One of the most important factors affecting the intra-tubular concentrations of potassium ions is the outward convective flow of dentinal fluid from exposed dentine opposing inward diffusion of potassium ions . This outward movement is more sensitive to reductions in tubule diameter than inward diffusion (where r = tubule radius, outward convection proportional to r 4 , diffusion proportional to r 2 ). Reducing outward flow of dentine tubules by decreasing the permeability of patent dentine tubules, by partial occlusion using a formulation excipient, has been proposed as a useful means to increase tubular potassium ion concentration to the levels required to inactivate intra-dental nerve transmission .

Pashley and colleagues reported greater in vitro transport of potassium ions though dentine for a marketed potassium dentifrice formulated with a bioadhesive polyvinylmethyl ether/maleic anhydride [PVM/MA] copolymer (Gantrez™) compared to a commercial dentifrice without polymer but containing the same concentration of potassium ions. They concluded that the increase in potassium transport was derived from partial occlusion by PVM/MA. Clinical research has also reported efficacy for Gantrez-containing potassium dentifrice formulations in subjects with dentine hypersensitivity . Octadecene/maleic anhydride (O/MA) copolymer is a partially neutralised, hydrolyzed resin (PA-18) with alternating hydrophilic/hydrophobic monomeric subunits, similar in structure to Gantrez. It is hypothesised that O/MA may act similarly to enhance transport of potassium ions across dentine and thereby enhance the efficacy of potassium-containing dentifrice for the relief of dentine hypersensitivity.

The aim of this exploratory clinical study was to investigate whether the modification of a 5% w/w KNO 3 dentifrice formulation to include 3% w/w O/MA copolymer could enhance its anti-sensitivity efficacy compared to a 5% w/w KNO 3 dentifrice without the polymer excipient (active comparator), a 0% KNO 3 /3% w/w O/MA dentifrice (placebo) and a regular fluoride dentifrice with no known anti-sensitivity properties (negative control). Efficacy and safety were assessed at baseline and following 1, 2, 4 and 8 weeks twice daily brushing with assigned study dentifrice.

Subjects and methods

Study design

This was a randomised, controlled, examiner blind, four treatment arm, parallel group study to investigate and compare the anti-sensitivity efficacy of four study dentifrices in volunteer subjects, stratified by maximum baseline Schiff sensitivity score of two selected test teeth, over an 8 week treatment period. In line with published recommendations , two independent stimulus-based efficacy measures, evaporative (air) and tactile stimuli, were used to assess dentine hypersensitivity at baseline and after 1, 2, 4 and 8 weeks of treatment. A single dental examiner, experienced in the assessment of dentine hypersensitivity, performed the clinical assessments in all subjects for the duration of the study. To help minimise the potential impact of the ‘Hawthorne’ effect (i.e., a change in subject behavior in response to being observed) or placebo response and to standardise oral hygiene practices across the study population, an acclimatisation period (minimum 4 weeks) was included ahead of baseline assessments and randomisation.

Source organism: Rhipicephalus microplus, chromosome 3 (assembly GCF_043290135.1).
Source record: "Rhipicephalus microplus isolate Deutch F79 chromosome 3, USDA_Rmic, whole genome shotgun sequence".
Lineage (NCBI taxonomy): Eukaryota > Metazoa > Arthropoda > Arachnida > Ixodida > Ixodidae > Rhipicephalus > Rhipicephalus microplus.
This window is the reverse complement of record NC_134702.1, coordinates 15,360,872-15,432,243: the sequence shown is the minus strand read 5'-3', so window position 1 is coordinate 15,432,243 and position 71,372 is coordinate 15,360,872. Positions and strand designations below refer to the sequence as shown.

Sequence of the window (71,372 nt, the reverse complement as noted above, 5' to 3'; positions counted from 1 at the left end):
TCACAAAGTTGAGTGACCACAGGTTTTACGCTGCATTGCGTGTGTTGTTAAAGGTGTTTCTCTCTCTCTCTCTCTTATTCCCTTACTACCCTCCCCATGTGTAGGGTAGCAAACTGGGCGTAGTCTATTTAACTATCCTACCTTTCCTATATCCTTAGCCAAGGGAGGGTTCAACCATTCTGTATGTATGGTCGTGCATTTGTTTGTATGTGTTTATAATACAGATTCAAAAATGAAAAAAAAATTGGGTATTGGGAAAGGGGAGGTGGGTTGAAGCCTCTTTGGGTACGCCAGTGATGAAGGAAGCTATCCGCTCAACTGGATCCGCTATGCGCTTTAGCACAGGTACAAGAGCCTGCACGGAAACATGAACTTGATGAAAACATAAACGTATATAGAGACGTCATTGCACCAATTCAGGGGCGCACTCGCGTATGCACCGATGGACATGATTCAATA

The study was approved by an FDA-approved institutional review board prior to initiation and conducted at BioSci Research, Inc., Las Vegas, NV, USA in accordance with all laws and local regulations, the principles of Good Clinical Practice , and the Declaration of Helsinki . Study funding was provided by GSK Consumer Healthcare.

Study population

Healthy subjects aged 18–65 years with a minimum of 20 natural teeth and self-reported dentine hypersensitivity lasting at least 6 months but no longer than 10 years were recruited. Subjects were required to have a minimum of two accessible, non-adjacent teeth (incisors, canines or pre-molars) with signs of erosion, abrasion or facial/cervical gingival recession (EAR), a Löe and Silness Gingival Index (GI) score of ≤1 , clinical mobility of ≤1 , and signs of sensitivity as measured by a qualifying evaporative (air) assessment.

General exclusion criteria included women who were pregnant (including those who fell pregnant during the study) or breast feeding; subjects with an intolerance to any of the study materials; subjects with a chronic debilitating disease that could have affected study outcomes; daily doses of a medication that could have interfered with the perception of pain or any condition/medication that was causing xerostomia. Subjects who had participated in another tooth desensitising treatment study within 8 weeks of the screening visit were also excluded. Dental exclusion criteria included tongue or lip piercing or presence of dental implants; dental prophylaxis within 4 weeks of screening; teeth bleaching or desensitizing treatment within 8 weeks of screening; scaling or root planing within 3 months of screening and gross periodontal disease or treatment of periodontal disease within 12 months of screening. Specific exclusions for test teeth included evidence of current/recent caries or reported treatment of decay in 12 months of screening; any tooth with exposed dentine but with deep, defective or facial restorations; teeth used as abutments for fixed/removable partial dentures; teeth with full crowns or veneers, orthodontic bands or cracked enamel, and sensitive teeth with contributing aetiologies other than EAR of exposed dentine.